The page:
He buys a lot west of Phoenix along the Salt River, builds a home out of river rock his kids carry from the banks. Soon his best Friend from AR joins him and buys a lot nextdoor, builds his home.

Grandpa is offered a trucking route in west AZ, Parker, Quartzite and soon the family is living in the gold rich hills of Polomas. Yuma County, AZ. The home he buys there was built in the 1860s by Mexican placer miners and is on over a hundred patented mining acres.

 No indoor plumbing, no electricity, no neighbors, but not lacking in gold.FB_IMG_1587481682488.jpg.b29bf6595a6a2633899da96064bbf237.jpg

Over the next several decades, Grandpa drives truck and has his children and grandchildren working his enterprises. They raised mules for prospecting trips. Goats were raised for meat and milk...the sheep, well they didn't work out, too many lion.

Oh and gold was extracted from the placer deposits. A lot of gold.

Doctors from the Valley had formed a mining Corporation and leased a milling site from Frank. They had a 60' trommel built and delivered to the mill site. But after just a year the docs were realizing how much work and money was involved and they abandoned the wash plant. Now grandpa had a free trommel.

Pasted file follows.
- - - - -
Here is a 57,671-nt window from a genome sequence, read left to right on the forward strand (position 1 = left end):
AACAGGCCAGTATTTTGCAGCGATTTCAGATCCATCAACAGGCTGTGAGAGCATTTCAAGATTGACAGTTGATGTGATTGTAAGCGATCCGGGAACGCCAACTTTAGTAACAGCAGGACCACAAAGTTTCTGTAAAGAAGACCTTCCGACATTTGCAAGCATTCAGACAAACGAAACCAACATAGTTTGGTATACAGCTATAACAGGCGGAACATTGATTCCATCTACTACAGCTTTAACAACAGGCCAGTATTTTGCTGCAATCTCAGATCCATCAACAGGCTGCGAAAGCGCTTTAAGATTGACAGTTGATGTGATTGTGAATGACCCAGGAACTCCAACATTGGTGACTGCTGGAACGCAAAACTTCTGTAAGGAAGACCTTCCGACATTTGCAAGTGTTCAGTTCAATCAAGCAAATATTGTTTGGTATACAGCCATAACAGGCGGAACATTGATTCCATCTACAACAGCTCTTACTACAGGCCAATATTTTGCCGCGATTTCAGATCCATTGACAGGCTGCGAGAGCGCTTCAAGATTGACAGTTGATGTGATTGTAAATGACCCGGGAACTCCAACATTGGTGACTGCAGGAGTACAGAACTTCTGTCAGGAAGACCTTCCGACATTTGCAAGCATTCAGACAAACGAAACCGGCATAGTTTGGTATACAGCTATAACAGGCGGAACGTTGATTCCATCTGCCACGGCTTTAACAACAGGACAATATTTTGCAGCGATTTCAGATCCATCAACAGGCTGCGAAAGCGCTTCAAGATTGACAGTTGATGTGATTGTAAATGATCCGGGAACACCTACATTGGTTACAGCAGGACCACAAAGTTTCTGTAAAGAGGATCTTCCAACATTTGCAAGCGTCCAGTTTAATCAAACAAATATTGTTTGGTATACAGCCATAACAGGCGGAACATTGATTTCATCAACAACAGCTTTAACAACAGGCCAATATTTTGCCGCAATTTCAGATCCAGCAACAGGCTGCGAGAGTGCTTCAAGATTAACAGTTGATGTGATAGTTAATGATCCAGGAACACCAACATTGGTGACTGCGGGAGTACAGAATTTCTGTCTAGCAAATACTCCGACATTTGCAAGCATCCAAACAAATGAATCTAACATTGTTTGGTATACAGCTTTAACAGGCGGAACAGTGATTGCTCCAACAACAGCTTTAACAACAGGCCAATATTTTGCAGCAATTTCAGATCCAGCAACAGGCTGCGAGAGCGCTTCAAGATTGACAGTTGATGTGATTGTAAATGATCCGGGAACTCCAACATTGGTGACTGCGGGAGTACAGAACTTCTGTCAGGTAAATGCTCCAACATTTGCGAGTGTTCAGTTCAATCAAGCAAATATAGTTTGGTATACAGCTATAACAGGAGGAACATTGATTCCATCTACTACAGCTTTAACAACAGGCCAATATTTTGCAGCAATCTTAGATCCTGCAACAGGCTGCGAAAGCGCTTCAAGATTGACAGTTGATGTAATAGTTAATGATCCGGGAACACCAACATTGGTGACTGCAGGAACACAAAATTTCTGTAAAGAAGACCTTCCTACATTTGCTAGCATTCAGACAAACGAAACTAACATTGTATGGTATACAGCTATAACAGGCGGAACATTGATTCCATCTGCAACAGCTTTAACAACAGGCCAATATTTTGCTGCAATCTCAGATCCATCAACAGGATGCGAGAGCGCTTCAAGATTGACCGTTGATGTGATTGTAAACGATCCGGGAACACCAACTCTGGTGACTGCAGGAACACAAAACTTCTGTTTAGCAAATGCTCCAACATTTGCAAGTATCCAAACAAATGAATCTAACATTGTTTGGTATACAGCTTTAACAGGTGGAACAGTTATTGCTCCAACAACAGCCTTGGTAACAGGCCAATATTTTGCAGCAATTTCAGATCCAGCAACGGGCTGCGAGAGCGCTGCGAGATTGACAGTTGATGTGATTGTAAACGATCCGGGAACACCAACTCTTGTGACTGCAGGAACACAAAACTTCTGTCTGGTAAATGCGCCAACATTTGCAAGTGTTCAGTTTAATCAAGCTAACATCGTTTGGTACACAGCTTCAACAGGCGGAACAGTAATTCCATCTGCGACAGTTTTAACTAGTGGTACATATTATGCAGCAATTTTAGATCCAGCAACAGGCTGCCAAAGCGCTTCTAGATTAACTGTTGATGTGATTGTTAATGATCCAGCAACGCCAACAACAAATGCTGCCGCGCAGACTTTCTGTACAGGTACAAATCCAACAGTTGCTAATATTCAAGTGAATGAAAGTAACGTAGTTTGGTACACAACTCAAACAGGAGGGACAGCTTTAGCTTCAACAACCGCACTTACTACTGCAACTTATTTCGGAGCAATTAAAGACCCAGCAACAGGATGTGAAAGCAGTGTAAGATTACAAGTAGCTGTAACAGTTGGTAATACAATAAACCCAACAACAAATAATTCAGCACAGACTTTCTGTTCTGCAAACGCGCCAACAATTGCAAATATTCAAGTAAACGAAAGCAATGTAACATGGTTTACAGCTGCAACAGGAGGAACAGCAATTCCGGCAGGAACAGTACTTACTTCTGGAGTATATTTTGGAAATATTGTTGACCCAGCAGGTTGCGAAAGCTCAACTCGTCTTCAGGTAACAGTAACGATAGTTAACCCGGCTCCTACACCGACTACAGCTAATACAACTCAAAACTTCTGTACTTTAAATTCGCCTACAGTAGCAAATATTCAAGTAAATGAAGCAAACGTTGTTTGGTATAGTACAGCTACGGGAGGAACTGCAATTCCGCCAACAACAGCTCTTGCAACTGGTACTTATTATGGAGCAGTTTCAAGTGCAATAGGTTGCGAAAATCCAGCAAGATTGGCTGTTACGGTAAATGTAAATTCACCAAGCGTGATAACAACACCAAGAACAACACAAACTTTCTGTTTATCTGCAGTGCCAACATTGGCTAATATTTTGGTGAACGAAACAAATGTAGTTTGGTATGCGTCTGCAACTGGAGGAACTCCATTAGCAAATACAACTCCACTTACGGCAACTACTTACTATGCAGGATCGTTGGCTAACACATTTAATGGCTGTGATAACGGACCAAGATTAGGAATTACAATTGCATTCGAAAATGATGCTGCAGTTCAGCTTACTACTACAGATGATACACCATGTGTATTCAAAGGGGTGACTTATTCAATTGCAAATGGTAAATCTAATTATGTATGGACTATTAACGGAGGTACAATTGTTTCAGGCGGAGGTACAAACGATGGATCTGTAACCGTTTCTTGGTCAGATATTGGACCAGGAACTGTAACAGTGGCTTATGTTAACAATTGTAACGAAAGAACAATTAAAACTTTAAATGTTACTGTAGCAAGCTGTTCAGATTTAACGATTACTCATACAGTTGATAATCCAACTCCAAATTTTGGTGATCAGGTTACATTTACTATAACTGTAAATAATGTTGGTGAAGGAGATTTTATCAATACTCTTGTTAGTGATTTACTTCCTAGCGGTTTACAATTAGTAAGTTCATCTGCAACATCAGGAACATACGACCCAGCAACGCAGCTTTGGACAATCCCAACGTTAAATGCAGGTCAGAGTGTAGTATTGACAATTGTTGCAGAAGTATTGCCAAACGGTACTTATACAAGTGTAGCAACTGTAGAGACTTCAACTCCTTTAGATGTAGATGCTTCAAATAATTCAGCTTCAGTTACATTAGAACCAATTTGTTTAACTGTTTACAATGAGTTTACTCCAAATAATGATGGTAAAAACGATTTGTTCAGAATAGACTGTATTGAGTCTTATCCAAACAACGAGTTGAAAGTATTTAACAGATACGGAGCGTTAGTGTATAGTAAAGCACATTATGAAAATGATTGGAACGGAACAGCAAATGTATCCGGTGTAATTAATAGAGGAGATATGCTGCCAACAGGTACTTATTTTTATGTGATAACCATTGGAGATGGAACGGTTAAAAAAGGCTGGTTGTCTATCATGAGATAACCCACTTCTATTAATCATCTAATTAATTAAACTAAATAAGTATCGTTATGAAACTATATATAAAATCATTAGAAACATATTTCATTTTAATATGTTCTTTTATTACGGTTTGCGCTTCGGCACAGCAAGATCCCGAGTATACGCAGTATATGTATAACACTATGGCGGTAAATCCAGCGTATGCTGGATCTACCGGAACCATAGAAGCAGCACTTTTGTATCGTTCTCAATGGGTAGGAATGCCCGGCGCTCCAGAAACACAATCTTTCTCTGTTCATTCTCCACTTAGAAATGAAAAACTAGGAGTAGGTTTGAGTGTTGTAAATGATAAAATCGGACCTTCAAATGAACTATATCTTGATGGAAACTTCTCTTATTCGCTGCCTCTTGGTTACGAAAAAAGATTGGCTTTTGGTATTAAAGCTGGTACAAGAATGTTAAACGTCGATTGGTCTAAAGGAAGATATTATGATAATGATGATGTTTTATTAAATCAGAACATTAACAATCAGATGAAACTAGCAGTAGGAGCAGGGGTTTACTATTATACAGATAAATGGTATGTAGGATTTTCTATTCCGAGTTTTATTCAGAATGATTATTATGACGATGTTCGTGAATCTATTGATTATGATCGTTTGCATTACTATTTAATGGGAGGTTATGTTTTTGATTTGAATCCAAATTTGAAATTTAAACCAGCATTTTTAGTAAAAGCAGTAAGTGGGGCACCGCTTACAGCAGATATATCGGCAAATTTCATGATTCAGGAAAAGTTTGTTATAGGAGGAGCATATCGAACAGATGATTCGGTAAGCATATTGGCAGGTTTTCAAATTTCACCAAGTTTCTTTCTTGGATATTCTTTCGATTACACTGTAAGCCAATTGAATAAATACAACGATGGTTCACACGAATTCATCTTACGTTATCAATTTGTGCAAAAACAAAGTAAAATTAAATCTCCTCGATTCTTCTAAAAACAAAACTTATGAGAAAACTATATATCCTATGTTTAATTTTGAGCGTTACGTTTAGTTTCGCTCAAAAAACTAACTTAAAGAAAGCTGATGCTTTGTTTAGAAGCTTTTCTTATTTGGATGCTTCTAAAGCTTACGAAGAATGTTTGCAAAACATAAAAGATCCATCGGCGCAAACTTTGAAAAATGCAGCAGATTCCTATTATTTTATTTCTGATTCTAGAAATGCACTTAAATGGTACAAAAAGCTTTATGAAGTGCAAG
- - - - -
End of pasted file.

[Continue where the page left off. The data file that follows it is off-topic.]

Grandpa didn't trust banks, not after living thru the Great Depression. The gold was beginning to accumulate. He put it in mason jars and coffee cans and got creative hiding it.

Then came his divorce. His wife could no longer take their pioneering minimalist life style. She made it known she was moving to Phoenix to live with my aunt. She wanted half of the marriages wealth too. But she'd have to find it first.

Fueled by equal parts greed, paranoia, anger and occasionally mezcal, Frank went on a gold caching binge. There was no way Frank was going to roll over for his ex bride and her subhuman rat like lawyers, NO! He hid his wealth, his retirement his love.

He hid gold so well that in his later life and declining health, when he thought it was all clear. When he thought it was time to buy things for his ex-wife out of guilt and love, he would spend countless days searching for where he had hid much of it.

Remember the home he built along the Salt River in Tolleson? It had been sold off decades earlier but his best friend of over a half century, still lived in the home he built next door to Frank.